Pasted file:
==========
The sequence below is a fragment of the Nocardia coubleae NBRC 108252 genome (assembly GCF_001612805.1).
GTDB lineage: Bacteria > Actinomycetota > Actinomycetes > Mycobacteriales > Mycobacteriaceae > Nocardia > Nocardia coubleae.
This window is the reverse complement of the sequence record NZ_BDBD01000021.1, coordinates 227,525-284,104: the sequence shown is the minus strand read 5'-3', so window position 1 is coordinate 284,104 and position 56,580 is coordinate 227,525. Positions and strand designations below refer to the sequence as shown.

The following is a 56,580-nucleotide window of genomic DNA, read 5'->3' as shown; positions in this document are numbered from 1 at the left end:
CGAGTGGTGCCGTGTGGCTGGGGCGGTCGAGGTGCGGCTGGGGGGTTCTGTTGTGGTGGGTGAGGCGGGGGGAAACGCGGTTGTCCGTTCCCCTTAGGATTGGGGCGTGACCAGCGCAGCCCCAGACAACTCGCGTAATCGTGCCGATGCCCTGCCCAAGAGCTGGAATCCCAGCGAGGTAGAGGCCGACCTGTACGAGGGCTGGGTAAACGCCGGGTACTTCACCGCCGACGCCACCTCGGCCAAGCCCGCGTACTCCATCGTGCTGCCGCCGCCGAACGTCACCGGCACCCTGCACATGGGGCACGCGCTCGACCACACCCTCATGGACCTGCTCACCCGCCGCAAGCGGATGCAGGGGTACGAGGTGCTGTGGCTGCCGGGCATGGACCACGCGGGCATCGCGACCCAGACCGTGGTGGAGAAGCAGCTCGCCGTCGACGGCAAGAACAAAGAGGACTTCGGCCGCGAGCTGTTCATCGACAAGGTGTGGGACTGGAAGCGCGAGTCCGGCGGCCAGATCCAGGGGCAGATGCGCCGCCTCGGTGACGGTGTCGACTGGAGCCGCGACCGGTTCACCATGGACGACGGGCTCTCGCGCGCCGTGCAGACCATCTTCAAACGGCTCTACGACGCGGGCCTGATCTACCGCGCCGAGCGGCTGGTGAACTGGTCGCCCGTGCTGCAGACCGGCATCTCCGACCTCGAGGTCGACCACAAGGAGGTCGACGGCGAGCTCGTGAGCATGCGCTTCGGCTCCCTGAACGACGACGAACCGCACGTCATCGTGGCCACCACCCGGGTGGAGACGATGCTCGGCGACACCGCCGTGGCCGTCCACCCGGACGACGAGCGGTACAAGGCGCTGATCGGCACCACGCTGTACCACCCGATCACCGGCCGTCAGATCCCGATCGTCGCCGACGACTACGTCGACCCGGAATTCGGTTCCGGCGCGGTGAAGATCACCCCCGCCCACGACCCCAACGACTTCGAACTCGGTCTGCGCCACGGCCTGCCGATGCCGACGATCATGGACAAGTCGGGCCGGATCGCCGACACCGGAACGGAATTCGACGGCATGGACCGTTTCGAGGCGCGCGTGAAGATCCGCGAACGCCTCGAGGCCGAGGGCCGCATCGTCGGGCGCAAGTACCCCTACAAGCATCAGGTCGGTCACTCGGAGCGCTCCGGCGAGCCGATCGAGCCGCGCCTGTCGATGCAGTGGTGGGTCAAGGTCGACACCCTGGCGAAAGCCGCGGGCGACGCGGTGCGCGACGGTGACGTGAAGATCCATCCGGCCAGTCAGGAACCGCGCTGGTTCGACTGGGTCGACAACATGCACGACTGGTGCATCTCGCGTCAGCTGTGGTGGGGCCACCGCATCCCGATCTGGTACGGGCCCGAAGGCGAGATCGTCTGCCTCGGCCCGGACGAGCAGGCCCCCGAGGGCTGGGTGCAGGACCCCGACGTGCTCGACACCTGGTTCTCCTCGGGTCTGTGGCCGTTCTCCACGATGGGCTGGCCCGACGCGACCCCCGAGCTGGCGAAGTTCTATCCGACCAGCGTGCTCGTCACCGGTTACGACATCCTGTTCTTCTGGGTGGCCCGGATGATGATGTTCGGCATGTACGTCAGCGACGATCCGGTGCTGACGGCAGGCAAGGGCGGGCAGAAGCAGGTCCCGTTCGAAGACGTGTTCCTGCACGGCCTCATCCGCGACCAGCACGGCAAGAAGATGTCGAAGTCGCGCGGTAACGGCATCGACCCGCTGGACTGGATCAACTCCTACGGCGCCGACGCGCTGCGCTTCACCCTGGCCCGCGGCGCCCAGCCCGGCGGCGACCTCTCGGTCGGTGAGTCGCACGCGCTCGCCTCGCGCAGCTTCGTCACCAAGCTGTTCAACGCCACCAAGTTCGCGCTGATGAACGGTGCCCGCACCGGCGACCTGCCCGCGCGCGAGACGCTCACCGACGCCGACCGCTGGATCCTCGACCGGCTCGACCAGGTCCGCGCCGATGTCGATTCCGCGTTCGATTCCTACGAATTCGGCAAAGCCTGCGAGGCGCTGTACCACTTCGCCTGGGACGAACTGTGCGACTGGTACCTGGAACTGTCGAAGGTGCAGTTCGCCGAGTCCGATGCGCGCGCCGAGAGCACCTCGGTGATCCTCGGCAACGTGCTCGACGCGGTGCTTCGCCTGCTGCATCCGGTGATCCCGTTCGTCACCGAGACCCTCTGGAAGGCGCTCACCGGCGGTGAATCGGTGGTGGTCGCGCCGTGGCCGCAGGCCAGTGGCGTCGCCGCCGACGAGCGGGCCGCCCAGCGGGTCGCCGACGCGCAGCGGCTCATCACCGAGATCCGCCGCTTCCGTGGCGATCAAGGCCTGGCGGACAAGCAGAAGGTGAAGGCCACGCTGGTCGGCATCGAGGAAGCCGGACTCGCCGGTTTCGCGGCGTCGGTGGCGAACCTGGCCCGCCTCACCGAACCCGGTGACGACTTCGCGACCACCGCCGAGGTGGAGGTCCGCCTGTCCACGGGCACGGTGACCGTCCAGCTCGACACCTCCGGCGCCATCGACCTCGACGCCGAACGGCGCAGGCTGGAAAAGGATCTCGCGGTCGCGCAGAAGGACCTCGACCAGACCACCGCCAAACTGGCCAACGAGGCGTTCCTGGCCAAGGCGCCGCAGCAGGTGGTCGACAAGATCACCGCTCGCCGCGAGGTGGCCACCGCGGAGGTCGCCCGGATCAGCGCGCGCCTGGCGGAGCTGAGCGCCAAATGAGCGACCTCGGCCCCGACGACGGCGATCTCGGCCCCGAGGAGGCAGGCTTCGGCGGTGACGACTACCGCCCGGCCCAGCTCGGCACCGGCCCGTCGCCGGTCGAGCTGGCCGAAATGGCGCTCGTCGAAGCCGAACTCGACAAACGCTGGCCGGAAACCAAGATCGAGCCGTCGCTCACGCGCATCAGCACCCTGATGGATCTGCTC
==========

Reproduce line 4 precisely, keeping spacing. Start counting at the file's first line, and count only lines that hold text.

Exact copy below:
The following is a 56,580-nucleotide window of genomic DNA, read 5'->3' as shown; positions in this document are numbered from 1 at the left end: